Contact: Nancy Miller, 507-280-3590
St. Paul, Minn. - Recent severe blooms of blue-green algae on Lake Crystal in Blue Earth County have prompted the Minnesota Pollution Control Agency (MPCA) to recommend that the public and their pets to stay out of the water until the bloom subsides.
Area citizens have reported a definite odor from the lake and clumps of algae are visible on the lake's surface. The Lake Crystal bloom is one of several reported throughout the state. Blue Earth, Wright, McLeod, Kandiyohi and Douglas counties have reported similar blooms on local lakes. One veterinarian-confirmed dog death occurred after contact with Fountain Lake in Wright County. Blue Earth County health officials received a report of a child getting sick after swimming in Lake Crystal. A connection between water contact and the child's illness is under investigation.
Steve Heiskary, a lake expert with the MPCA, says, "You don't have to be an expert to recognize water that might have a toxic algae bloom. If it looks bad and smells bad, it's probably best not to take chances with it."
Algae are microscopic aquatic plants, and are a natural part of any aquatic ecosystem. There are hundreds of species. Under the right conditions, algae populations can "bloom" with dramatic growth, turning the water cloudy and green, a sight familiar to most summertime lake-goers.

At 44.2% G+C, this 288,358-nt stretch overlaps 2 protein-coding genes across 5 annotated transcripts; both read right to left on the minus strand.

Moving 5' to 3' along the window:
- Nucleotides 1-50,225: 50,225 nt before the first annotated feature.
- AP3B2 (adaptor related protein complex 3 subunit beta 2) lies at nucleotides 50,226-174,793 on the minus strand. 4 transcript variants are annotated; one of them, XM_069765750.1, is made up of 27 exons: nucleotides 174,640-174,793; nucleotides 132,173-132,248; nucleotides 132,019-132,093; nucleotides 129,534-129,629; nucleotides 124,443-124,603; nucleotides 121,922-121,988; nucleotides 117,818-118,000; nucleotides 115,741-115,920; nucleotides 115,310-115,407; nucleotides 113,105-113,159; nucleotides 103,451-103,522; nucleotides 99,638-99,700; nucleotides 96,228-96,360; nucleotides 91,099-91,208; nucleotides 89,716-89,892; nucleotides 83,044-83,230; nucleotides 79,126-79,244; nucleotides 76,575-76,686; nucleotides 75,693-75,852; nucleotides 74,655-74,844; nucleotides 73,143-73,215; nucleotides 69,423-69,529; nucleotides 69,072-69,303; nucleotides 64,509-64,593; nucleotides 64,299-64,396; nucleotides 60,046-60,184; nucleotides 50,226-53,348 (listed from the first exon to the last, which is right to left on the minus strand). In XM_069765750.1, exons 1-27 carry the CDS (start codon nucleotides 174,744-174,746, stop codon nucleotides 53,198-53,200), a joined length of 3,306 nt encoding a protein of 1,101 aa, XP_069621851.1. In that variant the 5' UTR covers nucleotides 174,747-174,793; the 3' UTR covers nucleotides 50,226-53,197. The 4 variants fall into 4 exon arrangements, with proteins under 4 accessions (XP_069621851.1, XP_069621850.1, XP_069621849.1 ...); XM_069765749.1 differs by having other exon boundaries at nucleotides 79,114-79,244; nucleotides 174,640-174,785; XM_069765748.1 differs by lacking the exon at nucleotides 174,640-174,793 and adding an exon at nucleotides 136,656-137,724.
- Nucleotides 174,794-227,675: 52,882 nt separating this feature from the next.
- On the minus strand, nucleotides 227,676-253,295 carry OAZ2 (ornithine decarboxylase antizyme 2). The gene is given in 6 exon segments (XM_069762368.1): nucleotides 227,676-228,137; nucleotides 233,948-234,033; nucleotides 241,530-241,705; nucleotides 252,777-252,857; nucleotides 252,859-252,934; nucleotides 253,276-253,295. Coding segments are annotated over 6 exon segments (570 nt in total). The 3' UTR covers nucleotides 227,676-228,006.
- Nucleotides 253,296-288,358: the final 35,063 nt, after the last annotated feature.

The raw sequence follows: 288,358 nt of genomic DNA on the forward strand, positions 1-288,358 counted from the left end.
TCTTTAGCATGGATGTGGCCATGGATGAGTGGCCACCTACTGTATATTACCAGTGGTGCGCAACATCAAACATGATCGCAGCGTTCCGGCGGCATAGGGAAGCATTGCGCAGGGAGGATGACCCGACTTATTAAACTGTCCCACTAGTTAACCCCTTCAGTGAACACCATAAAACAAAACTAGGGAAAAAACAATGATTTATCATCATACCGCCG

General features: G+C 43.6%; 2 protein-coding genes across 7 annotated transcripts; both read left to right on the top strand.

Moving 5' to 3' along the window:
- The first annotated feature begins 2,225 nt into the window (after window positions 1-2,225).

Most algae blooms are harmless. But blue-green algae, when present in the water in high concentrations, can produce potent toxins that can affect humans or animals. Blue-green algae are found throughout Minnesota, but thrive particularly in warm, shallow, nutrient-rich lakes.
As algae concentration can vary widely across the lake, so can associated toxins. Often occurring on downwind shorelines, high algal concentrations may produce harmful conditions. It is these near-shore blooms where humans and animals most often come in contact with the blue-green algae and where the risk of toxins is greatest.
Harmful effects on humans are not often reported, probably because the unpleasant appearance and odors of a blue-green bloom tend to keep people out of the water. But human health effects can include irritation of skin, eyes and nasal passages, and nausea and vomiting. Extreme cases can produce paralysis and respiratory failure.
Distinguishing blue-green algae from other types may be difficult for non-experts, but in general, blue-green algae may look like tiny grass clippings or small green irregular blobs in the water. Severe blue-green algae blooms generally look pretty nasty, and are sometimes compared to pea soup, spilled green paint or floating mats of scum. They often smell bad as well. While such conditions would seem to keep most people away, it is surprising how many still will swim or wade in such waters or let their animals enter it.
For more information about toxic algae blooms, go to www.pca.state.mn.us/water/clmp-toxicalgae.html, or call 651-296-6300 or 1-800-657-3864. Photos of the Lake Crystal algae bloom are available upon request.